Seize and Assist

I don't think I agree with this one, but it's an interesting thought.

I don’t think I agree with this one, but it’s an interesting thought.

Before I decided to go back to school, I worked at a call centre. I spent my days trying to keep my sanity, and attempting to assist angry people. Sometimes, you would have a good call and a customer would praise you, most days you had bad calls.

To add some humour to the monotony, I used to keep a folder of “funny things”. This included everything from comics to notes on hilarious letters from clients. On the bad days, I would take a moment and look through the folder while on a break to relax and it would always leave me laughing. I looked through it almost every day.

I have talked about how reading a word does not mean you know how to say it before, but this time I would like to talk about how hearing things does not mean that you can spell them. We are all guilty, but even while I was facing a life of constant irritation and mediocrity, I still found joy in words.

One of my favourites was a note left on an account that said “Please place seize and assist on account”. This was meant to stop calls to the customer. Obviously, they meant “cease and desist”, but I am assuming that they had only ever heard the term and had never actually seen it. Whenever I think about it, I imagine actually seizing the customer and providing aggressive assistance.

A friend recently shared with me that while at work, a co-worker exclaimed that something was the “vein” of their existence. The correct term would be the “bane” of their existence, as you probably know. I believe that the vein of existence has a very different meaning.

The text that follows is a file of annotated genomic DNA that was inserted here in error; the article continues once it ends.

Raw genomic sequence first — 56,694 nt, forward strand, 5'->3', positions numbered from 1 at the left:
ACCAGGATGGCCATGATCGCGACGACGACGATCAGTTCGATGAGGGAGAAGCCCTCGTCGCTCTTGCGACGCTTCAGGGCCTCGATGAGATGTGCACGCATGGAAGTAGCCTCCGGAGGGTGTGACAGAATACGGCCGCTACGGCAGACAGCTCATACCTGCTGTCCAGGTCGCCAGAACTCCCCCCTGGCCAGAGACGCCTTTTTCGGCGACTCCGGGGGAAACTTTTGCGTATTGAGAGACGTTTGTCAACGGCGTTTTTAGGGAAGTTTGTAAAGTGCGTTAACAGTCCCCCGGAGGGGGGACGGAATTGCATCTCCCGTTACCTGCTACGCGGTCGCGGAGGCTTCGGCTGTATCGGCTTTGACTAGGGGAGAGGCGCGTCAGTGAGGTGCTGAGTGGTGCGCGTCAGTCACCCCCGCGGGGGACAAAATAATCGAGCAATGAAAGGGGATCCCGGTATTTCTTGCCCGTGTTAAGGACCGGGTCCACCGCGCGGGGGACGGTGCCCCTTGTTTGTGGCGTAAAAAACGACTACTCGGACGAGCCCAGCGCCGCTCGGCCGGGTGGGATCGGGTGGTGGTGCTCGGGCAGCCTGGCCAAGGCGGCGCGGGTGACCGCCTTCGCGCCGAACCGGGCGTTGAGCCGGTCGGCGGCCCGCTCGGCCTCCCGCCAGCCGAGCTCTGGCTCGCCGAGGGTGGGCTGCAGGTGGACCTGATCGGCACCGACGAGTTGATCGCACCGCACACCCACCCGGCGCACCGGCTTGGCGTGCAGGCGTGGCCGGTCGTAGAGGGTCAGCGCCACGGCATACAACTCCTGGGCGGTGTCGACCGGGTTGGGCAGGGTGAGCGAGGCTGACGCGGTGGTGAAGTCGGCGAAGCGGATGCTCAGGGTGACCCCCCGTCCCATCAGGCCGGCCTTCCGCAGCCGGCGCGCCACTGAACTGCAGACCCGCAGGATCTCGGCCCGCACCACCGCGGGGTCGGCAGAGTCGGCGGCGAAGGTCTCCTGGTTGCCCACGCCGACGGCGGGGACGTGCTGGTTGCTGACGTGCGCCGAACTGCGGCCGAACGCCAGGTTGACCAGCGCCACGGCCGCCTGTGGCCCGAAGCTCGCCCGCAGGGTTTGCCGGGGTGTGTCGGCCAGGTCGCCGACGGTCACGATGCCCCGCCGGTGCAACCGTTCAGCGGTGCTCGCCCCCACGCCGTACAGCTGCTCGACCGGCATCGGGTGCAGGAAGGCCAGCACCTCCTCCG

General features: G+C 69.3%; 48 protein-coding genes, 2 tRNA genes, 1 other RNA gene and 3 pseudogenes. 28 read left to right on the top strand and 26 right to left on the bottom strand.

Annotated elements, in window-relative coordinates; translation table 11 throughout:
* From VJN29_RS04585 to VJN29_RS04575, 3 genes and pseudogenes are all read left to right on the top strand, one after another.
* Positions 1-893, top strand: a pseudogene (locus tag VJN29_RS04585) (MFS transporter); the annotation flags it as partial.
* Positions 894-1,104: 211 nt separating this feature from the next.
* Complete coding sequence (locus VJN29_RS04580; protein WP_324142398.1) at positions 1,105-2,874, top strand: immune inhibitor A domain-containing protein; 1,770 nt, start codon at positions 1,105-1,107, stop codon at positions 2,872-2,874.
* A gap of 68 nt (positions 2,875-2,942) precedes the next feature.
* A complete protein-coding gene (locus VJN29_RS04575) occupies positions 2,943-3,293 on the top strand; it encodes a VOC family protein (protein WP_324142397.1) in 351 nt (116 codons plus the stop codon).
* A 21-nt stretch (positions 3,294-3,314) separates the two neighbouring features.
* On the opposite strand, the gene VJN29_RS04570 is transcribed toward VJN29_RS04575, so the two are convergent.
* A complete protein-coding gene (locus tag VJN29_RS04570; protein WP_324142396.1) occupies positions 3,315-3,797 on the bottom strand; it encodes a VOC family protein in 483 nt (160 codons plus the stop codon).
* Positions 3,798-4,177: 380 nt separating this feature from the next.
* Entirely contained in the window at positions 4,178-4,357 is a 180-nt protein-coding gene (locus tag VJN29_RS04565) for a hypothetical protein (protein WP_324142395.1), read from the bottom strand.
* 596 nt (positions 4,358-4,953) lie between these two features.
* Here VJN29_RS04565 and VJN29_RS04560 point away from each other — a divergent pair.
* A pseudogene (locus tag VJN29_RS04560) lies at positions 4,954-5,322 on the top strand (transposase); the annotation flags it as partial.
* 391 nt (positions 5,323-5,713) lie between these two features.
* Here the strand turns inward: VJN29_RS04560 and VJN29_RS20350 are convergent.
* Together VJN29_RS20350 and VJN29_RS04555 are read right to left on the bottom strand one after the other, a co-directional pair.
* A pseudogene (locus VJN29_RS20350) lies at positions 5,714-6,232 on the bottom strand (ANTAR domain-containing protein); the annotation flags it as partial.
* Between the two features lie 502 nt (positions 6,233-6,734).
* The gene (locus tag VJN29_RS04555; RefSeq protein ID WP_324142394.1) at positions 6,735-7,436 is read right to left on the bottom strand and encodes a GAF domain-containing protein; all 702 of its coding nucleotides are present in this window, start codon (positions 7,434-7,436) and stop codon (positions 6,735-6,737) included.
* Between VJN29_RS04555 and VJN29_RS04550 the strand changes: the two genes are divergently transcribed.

Another was a complaint letter about the product which said, “I find this product to be substantial!” Of course, this is not exactly the same thing, however, it is possible that this customer had always misheard the “in” part of “insubstantial”. I suppose they also could have meant substandard. It wasn’t a typo, either, it was a handwritten note. I really wanted to send a letter back saying that I was glad that they found the product to be so notable.

I am also guilty, for during my first and only venture into the world of a writers forum, I was trying to think of the word “warrant”, as in “a post like this warrants a response”. I accidentally used “warden”, and as a result, I left the world of online writing forums never to return. Not because I was so embarrassed that I couldn’t show my virtual face again, but because it was so harshly and quickly pointed out and torn apart that I felt unwelcome. But, that is a post for another day.

Just as when we see a word in writing and it comes out incorrectly when we say it, we also have the ability to hear something and write it down incorrectly. The English language is a strange beast and I don’t think that any of us can claim that we have never made a mistake. I find it amusing when I see things written incorrectly, but more in the sense that seeing it in a new spelling makes me think of the term differently. It shows me that there is a subtle yet considerable difference between the spoken and written word. It makes me aware that I cannot claim to be omnipotent in regards to the English language (or anything else, really).